The move to per capita transfers means that health care transfers will not be based on need, but on population alone. We know there are a number of provinces with smaller populations and many with a disproportionately large number of seniors -- it will cost those provinces more in order to deliver the care they need, when they need it.
Expenditures on public health care in Canada appear to be slowing, raising the possibility that the health care cost curve is finally being bent and the system transformed. What does this mean? The economy will eventually recover and relax provincial health expenditure constraints, but federal health transfer growth will be reduced starting in 2017.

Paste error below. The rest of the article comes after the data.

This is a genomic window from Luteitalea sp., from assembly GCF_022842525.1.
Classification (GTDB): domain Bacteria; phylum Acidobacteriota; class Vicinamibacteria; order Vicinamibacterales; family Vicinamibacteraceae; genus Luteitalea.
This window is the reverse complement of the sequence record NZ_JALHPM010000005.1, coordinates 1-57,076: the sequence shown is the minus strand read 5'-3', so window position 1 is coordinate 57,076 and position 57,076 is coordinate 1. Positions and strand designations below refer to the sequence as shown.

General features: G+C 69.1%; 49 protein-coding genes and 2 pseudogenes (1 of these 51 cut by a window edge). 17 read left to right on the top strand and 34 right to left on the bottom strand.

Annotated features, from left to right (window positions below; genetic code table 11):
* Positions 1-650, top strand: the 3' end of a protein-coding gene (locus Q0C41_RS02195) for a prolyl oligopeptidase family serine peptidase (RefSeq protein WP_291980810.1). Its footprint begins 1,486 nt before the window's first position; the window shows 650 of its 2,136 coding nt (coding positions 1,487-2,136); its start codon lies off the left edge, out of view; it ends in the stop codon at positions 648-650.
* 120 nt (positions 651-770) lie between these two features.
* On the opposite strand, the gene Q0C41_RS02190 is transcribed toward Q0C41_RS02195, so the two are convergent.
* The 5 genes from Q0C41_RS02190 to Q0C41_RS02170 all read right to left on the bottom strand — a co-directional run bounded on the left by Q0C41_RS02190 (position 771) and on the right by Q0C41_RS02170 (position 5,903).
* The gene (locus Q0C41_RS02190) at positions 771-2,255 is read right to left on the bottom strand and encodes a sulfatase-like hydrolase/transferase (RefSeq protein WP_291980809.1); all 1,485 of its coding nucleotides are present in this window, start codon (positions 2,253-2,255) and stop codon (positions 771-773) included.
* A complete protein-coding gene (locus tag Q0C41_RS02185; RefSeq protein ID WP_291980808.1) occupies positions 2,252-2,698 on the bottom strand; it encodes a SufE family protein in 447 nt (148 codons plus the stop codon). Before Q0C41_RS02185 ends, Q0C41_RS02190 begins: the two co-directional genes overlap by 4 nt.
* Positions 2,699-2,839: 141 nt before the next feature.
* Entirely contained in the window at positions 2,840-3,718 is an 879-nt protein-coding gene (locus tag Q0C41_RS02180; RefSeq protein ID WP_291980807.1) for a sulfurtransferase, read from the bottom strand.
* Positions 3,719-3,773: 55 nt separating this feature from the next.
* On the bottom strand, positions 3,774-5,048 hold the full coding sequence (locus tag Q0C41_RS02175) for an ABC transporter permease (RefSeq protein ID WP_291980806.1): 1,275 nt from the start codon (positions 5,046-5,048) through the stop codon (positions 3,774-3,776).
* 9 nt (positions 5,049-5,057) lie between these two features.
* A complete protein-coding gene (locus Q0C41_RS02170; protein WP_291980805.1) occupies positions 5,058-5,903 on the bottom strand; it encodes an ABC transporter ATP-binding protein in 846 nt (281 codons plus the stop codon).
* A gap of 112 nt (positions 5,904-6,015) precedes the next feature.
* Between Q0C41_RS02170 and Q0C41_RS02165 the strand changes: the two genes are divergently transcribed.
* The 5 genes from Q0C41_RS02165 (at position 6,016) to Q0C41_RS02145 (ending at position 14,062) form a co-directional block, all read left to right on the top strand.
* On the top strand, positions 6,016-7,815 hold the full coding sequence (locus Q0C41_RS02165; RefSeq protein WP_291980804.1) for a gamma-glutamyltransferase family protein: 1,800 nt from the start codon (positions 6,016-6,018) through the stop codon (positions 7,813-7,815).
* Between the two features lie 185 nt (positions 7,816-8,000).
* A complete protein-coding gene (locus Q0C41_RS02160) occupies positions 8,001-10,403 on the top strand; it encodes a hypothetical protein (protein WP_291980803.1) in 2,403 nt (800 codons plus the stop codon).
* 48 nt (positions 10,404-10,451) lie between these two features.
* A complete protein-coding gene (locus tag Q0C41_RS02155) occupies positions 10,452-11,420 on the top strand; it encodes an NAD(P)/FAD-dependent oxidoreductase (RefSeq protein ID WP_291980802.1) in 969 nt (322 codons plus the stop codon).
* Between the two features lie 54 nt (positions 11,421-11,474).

The elimination of the Health Council only further underlines this movement away from national planning for better outcomes. That the Council's disappearance is part and parcel of a larger strategy of the elimination of the dissenting and unbiased voice -- something that is so needed in a democracy -- is downright disturbing.
Rather than go backwards to a time before medicare, we can focus on the more important business of reforming the health delivery system so that it will improve the quality of life for all Canadians, not just a privileged few.